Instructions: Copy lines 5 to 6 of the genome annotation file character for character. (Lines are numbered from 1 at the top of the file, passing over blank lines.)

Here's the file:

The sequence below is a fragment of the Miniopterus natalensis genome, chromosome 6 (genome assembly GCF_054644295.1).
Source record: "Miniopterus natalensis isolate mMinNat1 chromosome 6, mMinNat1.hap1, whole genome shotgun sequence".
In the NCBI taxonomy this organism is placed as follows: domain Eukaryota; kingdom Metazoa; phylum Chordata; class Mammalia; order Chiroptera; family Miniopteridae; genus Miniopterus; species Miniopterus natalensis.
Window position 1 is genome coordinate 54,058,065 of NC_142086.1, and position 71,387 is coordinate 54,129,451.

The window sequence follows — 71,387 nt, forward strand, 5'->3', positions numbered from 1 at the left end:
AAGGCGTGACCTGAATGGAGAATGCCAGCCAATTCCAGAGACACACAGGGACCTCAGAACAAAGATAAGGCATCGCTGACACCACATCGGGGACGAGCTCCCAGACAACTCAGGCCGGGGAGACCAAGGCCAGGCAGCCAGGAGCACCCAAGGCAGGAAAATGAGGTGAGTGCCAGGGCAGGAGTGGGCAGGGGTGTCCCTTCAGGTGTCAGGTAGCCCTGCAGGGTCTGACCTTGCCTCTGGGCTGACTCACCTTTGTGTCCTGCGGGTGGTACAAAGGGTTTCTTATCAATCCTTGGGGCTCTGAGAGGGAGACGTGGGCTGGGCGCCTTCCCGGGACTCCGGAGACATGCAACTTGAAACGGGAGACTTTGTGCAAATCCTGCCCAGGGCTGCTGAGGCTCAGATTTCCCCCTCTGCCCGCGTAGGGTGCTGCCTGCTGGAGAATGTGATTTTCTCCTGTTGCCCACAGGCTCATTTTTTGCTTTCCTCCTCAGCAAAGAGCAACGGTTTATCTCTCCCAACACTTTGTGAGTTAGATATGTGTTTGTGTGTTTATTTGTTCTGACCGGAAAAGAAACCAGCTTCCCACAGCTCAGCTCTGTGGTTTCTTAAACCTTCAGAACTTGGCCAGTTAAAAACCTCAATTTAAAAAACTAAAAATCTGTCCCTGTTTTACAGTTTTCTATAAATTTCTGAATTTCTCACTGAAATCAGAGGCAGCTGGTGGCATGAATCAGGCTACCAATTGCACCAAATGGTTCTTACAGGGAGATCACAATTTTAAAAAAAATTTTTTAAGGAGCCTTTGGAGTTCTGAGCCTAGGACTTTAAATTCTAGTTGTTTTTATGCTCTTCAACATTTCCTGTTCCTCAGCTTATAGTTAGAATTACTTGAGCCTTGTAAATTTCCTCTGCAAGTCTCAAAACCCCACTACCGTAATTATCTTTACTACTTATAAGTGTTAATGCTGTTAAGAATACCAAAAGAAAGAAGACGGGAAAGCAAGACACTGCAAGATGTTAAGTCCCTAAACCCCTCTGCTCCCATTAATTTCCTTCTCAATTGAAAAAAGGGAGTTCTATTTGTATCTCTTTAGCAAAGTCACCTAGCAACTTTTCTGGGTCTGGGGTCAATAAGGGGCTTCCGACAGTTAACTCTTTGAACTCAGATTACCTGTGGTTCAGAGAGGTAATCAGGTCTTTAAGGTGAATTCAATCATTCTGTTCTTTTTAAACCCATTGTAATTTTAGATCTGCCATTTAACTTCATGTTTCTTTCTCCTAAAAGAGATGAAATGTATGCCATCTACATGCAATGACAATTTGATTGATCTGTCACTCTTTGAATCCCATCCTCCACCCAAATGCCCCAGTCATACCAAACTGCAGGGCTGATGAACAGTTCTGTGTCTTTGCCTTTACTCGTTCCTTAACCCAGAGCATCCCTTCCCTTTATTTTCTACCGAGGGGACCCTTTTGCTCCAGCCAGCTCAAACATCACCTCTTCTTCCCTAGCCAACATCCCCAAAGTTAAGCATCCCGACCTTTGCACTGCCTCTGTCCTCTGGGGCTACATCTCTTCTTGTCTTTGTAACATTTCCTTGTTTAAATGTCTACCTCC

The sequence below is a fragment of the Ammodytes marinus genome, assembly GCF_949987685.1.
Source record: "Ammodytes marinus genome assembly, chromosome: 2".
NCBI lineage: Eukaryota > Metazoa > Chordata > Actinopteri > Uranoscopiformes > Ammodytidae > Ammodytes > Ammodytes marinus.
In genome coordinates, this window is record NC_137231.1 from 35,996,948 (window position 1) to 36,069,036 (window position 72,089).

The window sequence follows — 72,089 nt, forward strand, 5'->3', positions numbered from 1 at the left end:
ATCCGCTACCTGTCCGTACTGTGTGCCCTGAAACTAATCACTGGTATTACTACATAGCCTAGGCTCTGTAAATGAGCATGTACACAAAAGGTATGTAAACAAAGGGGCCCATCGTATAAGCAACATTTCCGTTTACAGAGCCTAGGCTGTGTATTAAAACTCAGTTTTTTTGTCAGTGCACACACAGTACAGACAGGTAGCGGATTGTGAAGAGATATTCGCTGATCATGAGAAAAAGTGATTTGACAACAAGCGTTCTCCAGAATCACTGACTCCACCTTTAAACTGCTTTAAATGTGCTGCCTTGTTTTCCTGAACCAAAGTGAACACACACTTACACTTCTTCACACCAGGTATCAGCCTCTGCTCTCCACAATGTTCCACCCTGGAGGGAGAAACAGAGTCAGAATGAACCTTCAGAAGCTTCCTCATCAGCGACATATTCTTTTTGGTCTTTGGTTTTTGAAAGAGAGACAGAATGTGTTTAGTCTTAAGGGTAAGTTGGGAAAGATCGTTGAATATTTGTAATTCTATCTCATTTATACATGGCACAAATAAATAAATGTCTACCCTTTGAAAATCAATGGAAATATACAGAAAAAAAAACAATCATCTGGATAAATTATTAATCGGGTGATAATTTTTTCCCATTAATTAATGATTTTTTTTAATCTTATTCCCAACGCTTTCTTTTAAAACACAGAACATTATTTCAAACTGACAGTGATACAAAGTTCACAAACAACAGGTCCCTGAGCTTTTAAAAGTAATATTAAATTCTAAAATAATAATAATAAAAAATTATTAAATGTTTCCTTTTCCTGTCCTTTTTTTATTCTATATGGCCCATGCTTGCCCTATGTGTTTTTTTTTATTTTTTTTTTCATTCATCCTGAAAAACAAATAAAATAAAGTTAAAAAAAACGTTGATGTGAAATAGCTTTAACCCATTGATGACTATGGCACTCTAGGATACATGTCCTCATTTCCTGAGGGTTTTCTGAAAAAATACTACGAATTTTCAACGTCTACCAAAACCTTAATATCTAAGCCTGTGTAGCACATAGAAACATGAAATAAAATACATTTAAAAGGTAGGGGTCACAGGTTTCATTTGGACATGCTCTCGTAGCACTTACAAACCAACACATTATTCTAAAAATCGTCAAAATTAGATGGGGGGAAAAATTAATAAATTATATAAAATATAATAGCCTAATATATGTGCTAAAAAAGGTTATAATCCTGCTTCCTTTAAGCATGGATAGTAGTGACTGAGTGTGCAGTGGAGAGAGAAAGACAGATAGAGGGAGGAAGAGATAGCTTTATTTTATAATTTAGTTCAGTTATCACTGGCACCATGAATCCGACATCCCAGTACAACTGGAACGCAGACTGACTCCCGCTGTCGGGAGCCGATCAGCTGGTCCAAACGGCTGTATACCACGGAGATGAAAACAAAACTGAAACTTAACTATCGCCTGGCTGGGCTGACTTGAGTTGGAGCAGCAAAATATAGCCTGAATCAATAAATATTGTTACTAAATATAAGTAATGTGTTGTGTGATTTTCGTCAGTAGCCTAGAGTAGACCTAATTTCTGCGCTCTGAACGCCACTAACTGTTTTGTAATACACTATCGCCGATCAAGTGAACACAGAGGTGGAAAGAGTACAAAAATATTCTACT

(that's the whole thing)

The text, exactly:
The window sequence follows — 71,387 nt, forward strand, 5'->3', positions numbered from 1 at the left end:
AAGGCGTGACCTGAATGGAGAATGCCAGCCAATTCCAGAGACACACAGGGACCTCAGAACAAAGATAAGGCATCGCTGACACCACATCGGGGACGAGCTCCCAGACAACTCAGGCCGGGGAGACCAAGGCCAGGCAGCCAGGAGCACCCAAGGCAGGAAAATGAGGTGAGTGCCAGGGCAGGAGTGGGCAGGGGTGTCCCTTCAGGTGTCAGGTAGCCCTGCAGGGTCTGACCTTGCCTCTGGGCTGACTCACCTTTGTGTCCTGCGGGTGGTACAAAGGGTTTCTTATCAATCCTTGGGGCTCTGAGAGGGAGACGTGGGCTGGGCGCCTTCCCGGGACTCCGGAGACATGCAACTTGAAACGGGAGACTTTGTGCAAATCCTGCCCAGGGCTGCTGAGGCTCAGATTTCCCCCTCTGCCCGCGTAGGGTGCTGCCTGCTGGAGAATGTGATTTTCTCCTGTTGCCCACAGGCTCATTTTTTGCTTTCCTCCTCAGCAAAGAGCAACGGTTTATCTCTCCCAACACTTTGTGAGTTAGATATGTGTTTGTGTGTTTATTTGTTCTGACCGGAAAAGAAACCAGCTTCCCACAGCTCAGCTCTGTGGTTTCTTAAACCTTCAGAACTTGGCCAGTTAAAAACCTCAATTTAAAAAACTAAAAATCTGTCCCTGTTTTACAGTTTTCTATAAATTTCTGAATTTCTCACTGAAATCAGAGGCAGCTGGTGGCATGAATCAGGCTACCAATTGCACCAAATGGTTCTTACAGGGAGATCACAATTTTAAAAAAAATTTTTTAAGGAGCCTTTGGAGTTCTGAGCCTAGGACTTTAAATTCTAGTTGTTTTTATGCTCTTCAACATTTCCTGTTCCTCAGCTTATAGTTAGAATTACTTGAGCCTTGTAAATTTCCTCTGCAAGTCTCAAAACCCCACTACCGTAATTATCTTTACTACTTATAAGTGTTAATGCTGTTAAGAATACCAAAAGAAAGAAGACGGGAAAGCAAGACACTGCAAGATGTTAAGTCCCTAAACCCCTCTGCTCCCATTAATTTCCTTCTCAATTGAAAAAAGGGAGTTCTATTTGTATCTCTTTAGCAAAGTCACCTAGCAACTTTTCTGGGTCTGGGGTCAATAAGGGGCTTCCGACAGTTAACTCTTTGAACTCAGATTACCTGTGGTTCAGAGAGGTAATCAGGTCTTTAAGGTGAATTCAATCATTCTGTTCTTTTTAAACCCATTGTAATTTTAGATCTGCCATTTAACTTCATGTTTCTTTCTCCTAAAAGAGATGAAATGTATGCCATCTACATGCAATGACAATTTGATTGATCTGTCACTCTTTGAATCCCATCCTCCACCCAAATGCCCCAGTCATACCAAACTGCAGGGCTGATGAACAGTTCTGTGTCTTTGCCTTTACTCGTTCCTTAACCCAGAGCATCCCTTCCCTTTATTTTCTACCGAGGGGACCCTTTTGCTCCAGCCAGCTCAAACATCACCTCTTCTTCCCTAGCCAACATCCCCAAAGTTAAGCATCCCGACCTTTGCACTGCCTCTGTCCTCTGGGGCTACATCTCTTCTTGTCTTTGTAACATTTCCTTGTTTAAATGTCTACCTCC